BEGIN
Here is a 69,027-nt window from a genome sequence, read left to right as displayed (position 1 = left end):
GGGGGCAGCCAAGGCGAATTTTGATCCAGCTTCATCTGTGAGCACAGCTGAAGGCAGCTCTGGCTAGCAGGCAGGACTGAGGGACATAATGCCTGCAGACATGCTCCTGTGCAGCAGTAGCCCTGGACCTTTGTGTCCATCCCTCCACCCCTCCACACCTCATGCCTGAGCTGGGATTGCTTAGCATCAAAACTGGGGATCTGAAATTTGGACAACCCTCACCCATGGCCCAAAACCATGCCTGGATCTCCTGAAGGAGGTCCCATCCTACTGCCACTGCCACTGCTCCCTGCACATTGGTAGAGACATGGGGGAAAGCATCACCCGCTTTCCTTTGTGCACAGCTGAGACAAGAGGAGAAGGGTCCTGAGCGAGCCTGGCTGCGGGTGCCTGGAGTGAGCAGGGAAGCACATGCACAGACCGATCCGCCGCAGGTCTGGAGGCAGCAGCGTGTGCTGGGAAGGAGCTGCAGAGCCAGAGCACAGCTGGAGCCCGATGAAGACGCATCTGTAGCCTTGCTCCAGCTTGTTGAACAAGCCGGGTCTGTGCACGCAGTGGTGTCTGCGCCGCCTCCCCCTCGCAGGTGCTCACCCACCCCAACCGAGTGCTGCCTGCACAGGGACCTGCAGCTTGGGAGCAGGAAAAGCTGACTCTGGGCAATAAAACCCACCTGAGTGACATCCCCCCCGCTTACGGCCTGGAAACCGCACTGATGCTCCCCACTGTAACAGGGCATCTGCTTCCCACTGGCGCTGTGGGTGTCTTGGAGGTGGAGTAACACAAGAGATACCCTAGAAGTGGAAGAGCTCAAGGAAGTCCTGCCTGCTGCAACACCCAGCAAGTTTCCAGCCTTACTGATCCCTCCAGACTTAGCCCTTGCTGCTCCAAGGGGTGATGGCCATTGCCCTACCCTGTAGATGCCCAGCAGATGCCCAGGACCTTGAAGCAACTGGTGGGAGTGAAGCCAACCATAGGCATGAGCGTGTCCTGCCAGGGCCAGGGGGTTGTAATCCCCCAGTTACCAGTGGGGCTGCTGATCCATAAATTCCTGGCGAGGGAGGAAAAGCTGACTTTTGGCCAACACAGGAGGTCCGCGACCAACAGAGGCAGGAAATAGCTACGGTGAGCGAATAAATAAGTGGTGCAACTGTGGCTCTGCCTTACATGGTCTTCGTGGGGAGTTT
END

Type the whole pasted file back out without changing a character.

Here is a 69,027-nt window from a genome sequence, read left to right as displayed (position 1 = left end):
GGGGGCAGCCAAGGCGAATTTTGATCCAGCTTCATCTGTGAGCACAGCTGAAGGCAGCTCTGGCTAGCAGGCAGGACTGAGGGACATAATGCCTGCAGACATGCTCCTGTGCAGCAGTAGCCCTGGACCTTTGTGTCCATCCCTCCACCCCTCCACACCTCATGCCTGAGCTGGGATTGCTTAGCATCAAAACTGGGGATCTGAAATTTGGACAACCCTCACCCATGGCCCAAAACCATGCCTGGATCTCCTGAAGGAGGTCCCATCCTACTGCCACTGCCACTGCTCCCTGCACATTGGTAGAGACATGGGGGAAAGCATCACCCGCTTTCCTTTGTGCACAGCTGAGACAAGAGGAGAAGGGTCCTGAGCGAGCCTGGCTGCGGGTGCCTGGAGTGAGCAGGGAAGCACATGCACAGACCGATCCGCCGCAGGTCTGGAGGCAGCAGCGTGTGCTGGGAAGGAGCTGCAGAGCCAGAGCACAGCTGGAGCCCGATGAAGACGCATCTGTAGCCTTGCTCCAGCTTGTTGAACAAGCCGGGTCTGTGCACGCAGTGGTGTCTGCGCCGCCTCCCCCTCGCAGGTGCTCACCCACCCCAACCGAGTGCTGCCTGCACAGGGACCTGCAGCTTGGGAGCAGGAAAAGCTGACTCTGGGCAATAAAACCCACCTGAGTGACATCCCCCCCGCTTACGGCCTGGAAACCGCACTGATGCTCCCCACTGTAACAGGGCATCTGCTTCCCACTGGCGCTGTGGGTGTCTTGGAGGTGGAGTAACACAAGAGATACCCTAGAAGTGGAAGAGCTCAAGGAAGTCCTGCCTGCTGCAACACCCAGCAAGTTTCCAGCCTTACTGATCCCTCCAGACTTAGCCCTTGCTGCTCCAAGGGGTGATGGCCATTGCCCTACCCTGTAGATGCCCAGCAGATGCCCAGGACCTTGAAGCAACTGGTGGGAGTGAAGCCAACCATAGGCATGAGCGTGTCCTGCCAGGGCCAGGGGGTTGTAATCCCCCAGTTACCAGTGGGGCTGCTGATCCATAAATTCCTGGCGAGGGAGGAAAAGCTGACTTTTGGCCAACACAGGAGGTCCGCGACCAACAGAGGCAGGAAATAGCTACGGTGAGCGAATAAATAAGTGGTGCAACTGTGGCTCTGCCTTACATGGTCTTCGTGGGGAGTTT